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Hacker and activist Jeremy Hammond in court

Alleged LulzSec hacker and lifelong activist Jeremy Hammond had his second week in solitary confinement interrupted by yet another pretrial hearing. 


Lorraine Murphy

Internet Culture

On his 355th day in custody awaiting a “speedy trial” as guaranteed by law, alleged LulzSec hacker and lifelong activist Jeremy Hammond had his second week in solitary confinement interrupted by yet another pretrial hearing. 

The 27-year-old anarchist is in custody pending trial for his alleged involvement in hacking the private intelligence contractor Stratfor, releasing more than 5 million emails to WikiLeaks, which rebranded them “The GI Files” and has been making news with them ever since. 

LulzSec was a hacking crew that broke away from the main body of Anonymous, impatient with the slow, messy decision-making process of a hydra-headed hive mind. They were looking for action, for impact, and for a time, they found it. And then the Feds found them.

The Stratfor hack, it would appear, was orchestrated by the FBI through LulzSec leader Sabu (Hector Monsegur), who seems to have originated and directed the plan during the time he was working as an FBI informant.

The main issue at the hearing was not bail, which had been denied by Judge Loretta Preska back in November of last year. It was not a change in the charges or potential sentences (Hammond faces a potential 37 years to life in prison). It was not the role of the FBI in initiating the Stratfor hack in the first place which, if true, would almost certainly constitute entrapment. 

It was whether or not the judge would recuse herself for conflict of interest

Judge Preska’s husband Thomas Kavaler, who has not hesitated to mix it up with his wife’s critics on Twitter, turns out to have been a Stratfor client whose data was revealed by the hack. The defence lawyers filed a motion for the judge to recuse herself, which today she denied in a 27-page finding. 

Her husband insists that he was basically spammed by Stratfor and cannot recall ever signing up for their email newsletter, while Stratfor corporate emails released in the GI files clearly indicate that Stratfor only sent out its newsletters to those who has requested them, and did not engage in random spamming. Judge Preska said that she will decide on whether or not to recuse herself at the next hearing, set for April 20. 

Reaction from Hammond supporters was predictably outraged. Attendees of the hearing were outraged at Judge Preska’s frequently dismissive language, and within a few hours a parody Twitter account was set up. No matter what you ask it, it shoots back a snippy response, ending each statement with “So what?”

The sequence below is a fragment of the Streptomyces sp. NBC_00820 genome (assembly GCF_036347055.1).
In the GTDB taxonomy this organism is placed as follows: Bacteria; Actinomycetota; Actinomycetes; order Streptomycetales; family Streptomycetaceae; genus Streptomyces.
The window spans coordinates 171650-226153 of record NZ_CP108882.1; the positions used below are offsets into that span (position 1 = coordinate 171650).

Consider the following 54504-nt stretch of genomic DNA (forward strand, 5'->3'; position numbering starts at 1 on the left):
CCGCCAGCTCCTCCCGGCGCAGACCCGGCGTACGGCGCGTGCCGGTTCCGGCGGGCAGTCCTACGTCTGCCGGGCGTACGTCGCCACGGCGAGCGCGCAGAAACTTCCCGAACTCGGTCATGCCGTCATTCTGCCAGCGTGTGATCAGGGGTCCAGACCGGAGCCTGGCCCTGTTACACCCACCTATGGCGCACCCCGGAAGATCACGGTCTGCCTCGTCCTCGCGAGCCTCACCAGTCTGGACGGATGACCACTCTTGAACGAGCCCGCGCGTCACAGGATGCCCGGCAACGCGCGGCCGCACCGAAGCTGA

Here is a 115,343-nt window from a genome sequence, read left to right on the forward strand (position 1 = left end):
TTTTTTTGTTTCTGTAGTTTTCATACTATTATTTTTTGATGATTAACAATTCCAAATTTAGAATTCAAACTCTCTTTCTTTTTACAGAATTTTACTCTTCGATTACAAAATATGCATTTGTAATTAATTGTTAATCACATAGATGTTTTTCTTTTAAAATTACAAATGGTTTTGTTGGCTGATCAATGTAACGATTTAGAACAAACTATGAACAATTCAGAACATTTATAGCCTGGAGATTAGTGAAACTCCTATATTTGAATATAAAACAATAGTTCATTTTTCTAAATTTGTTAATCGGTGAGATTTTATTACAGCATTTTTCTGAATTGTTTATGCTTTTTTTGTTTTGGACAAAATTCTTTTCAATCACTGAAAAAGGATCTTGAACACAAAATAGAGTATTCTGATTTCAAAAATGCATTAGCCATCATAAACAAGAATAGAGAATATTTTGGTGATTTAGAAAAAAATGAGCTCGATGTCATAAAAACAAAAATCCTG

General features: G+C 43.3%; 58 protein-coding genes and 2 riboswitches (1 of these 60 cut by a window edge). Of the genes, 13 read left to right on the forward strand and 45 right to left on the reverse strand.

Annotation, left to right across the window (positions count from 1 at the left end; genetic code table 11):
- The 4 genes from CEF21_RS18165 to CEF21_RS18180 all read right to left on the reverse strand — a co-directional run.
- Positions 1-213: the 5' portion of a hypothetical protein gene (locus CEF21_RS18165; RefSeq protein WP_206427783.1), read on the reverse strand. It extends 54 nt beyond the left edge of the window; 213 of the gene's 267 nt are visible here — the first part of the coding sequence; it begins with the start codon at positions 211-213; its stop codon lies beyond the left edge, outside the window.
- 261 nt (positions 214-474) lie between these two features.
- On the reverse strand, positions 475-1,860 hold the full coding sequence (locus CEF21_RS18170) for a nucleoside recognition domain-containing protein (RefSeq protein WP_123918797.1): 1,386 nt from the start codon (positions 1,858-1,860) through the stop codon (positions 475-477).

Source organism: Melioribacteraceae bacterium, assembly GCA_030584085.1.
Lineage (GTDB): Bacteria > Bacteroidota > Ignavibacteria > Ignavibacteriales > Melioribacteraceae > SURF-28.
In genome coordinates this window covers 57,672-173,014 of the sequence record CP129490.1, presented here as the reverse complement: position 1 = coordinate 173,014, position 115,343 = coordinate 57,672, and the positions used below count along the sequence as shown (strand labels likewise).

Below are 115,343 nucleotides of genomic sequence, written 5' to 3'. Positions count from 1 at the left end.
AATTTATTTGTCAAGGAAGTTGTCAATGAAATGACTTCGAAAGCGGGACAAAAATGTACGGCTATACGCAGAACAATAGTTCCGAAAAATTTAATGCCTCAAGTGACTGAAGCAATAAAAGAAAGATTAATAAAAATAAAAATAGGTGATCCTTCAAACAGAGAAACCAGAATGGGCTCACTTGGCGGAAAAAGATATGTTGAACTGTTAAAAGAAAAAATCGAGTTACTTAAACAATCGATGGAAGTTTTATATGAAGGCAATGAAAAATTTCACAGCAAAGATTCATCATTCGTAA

Other Anonymous members are less subtle: “I’m about to fire up metasploit and fuck some shit up,” one wrote on Facebook. 

Some court-savvy supporters took a different path and pointed out different legal avenues to pursue. Hammond’s support is both broad and deep, each of his well-attended hearings being accompanied by a public rally and press conference which has been livestreamed. WikiLeaks Truck artist Clark Stoekley attended yesterday’s hearing, acting as courtroom artist and supplying his mother, Rose, with proof that he was looking good and growing his hair again. Hammond was also the subject of a sympathetic Rolling Stone profile in December. 

It’s not clear who coined the term “the Other Bradley Manning” to describe him, but the term has come into wide use over the past month, and WikiLeaks itself frequently tweets Hammond-related news. On the site ThisDayinWikiLeaks, statistics always include the days in custody of both Manning and Hammond, alongside the number of days Julian Assange has been at the Ecuadorian Embassy. 

One of the cards Assange displayed as part of the Bitnik art project read “Free Jeremy Hammond.” Awareness of his case is so widespread that twice I have been given a thumbs-up while wearing a Free Hammond tee, even though I don’t even live in the U.S. 

Until April 20, Hammond will remain at the Metropolitan Correctional Center in New York, where he has 30 days in solitary confinement yet to serve. This hasn’t stopped him from issuing a powerful statement on “Aaron Swartz and the Criminalization of Digital Dissent,” although it presumably puts a cramp in his ability to lead the art workshop in the prison as he was doing before. He reportedly got them to make Anonymous posters. 

From Jeremy Hammond, we should indeed have expected that.

Photo via FreeJHammond/Twitter

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